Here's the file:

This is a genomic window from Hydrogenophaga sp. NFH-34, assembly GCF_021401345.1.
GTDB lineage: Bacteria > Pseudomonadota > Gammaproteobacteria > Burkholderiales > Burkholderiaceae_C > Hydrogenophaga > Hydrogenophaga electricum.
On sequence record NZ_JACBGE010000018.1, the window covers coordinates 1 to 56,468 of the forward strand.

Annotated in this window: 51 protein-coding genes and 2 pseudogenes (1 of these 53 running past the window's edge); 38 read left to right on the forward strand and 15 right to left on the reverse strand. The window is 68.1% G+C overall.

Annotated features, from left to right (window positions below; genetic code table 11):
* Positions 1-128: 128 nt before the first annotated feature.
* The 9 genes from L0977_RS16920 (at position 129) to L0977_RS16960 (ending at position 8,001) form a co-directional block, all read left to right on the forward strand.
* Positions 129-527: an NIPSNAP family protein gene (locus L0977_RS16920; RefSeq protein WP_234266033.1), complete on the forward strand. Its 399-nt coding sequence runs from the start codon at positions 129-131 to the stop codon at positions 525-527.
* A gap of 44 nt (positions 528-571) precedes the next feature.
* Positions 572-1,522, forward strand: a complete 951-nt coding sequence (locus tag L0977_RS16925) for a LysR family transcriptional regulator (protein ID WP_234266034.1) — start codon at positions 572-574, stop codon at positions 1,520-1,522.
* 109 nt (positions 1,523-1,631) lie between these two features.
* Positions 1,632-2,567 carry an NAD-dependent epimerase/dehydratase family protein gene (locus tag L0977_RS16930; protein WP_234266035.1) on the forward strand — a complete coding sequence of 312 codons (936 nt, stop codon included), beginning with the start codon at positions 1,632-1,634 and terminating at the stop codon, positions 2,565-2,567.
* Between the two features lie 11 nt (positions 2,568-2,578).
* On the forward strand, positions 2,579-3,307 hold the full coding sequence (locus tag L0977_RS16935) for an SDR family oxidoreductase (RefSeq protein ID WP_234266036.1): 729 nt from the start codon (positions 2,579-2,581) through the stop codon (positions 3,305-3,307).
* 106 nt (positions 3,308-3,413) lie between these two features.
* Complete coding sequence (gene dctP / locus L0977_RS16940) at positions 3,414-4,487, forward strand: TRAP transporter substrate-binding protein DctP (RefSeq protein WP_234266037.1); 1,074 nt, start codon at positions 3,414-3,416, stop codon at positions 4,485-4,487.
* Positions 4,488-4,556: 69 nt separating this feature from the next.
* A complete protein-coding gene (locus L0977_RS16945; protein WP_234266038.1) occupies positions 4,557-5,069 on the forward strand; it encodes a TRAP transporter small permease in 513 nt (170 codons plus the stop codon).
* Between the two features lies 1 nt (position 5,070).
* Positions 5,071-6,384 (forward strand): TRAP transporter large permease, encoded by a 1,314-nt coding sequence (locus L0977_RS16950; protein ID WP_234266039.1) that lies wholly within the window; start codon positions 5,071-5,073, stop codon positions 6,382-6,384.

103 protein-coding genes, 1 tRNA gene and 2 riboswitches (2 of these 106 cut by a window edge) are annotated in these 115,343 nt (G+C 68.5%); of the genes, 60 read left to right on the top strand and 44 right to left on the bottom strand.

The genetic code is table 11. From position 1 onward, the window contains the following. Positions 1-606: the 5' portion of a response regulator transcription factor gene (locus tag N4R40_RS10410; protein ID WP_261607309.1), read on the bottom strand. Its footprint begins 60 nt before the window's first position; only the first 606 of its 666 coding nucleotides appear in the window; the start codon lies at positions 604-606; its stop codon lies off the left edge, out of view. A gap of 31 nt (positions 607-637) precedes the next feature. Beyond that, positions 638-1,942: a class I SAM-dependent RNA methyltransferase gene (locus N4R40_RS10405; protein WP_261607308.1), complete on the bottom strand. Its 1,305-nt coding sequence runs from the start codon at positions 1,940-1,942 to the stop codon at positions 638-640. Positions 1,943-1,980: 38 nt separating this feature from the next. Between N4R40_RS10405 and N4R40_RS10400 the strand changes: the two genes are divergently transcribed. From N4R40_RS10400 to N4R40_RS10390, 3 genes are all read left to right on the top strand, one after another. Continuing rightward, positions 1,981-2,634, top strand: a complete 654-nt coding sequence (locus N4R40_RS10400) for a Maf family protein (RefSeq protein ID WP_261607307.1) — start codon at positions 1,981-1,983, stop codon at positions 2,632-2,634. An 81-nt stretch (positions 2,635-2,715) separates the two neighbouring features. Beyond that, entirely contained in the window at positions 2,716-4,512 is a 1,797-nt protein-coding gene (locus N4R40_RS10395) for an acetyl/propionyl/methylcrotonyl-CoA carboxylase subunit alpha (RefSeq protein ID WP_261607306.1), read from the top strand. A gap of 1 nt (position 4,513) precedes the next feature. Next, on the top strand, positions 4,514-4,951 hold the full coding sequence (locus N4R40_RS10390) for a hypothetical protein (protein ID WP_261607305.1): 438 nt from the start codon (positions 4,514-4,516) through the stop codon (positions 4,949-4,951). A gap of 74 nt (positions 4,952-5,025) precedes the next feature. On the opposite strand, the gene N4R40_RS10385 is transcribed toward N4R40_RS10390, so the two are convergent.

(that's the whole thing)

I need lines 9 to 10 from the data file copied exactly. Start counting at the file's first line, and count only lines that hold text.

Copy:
* A gap of 44 nt (positions 528-571) precedes the next feature.
* Positions 572-1,522, forward strand: a complete 951-nt coding sequence (locus tag L0977_RS16925) for a LysR family transcriptional regulator (protein ID WP_234266034.1) — start codon at positions 572-574, stop codon at positions 1,520-1,522.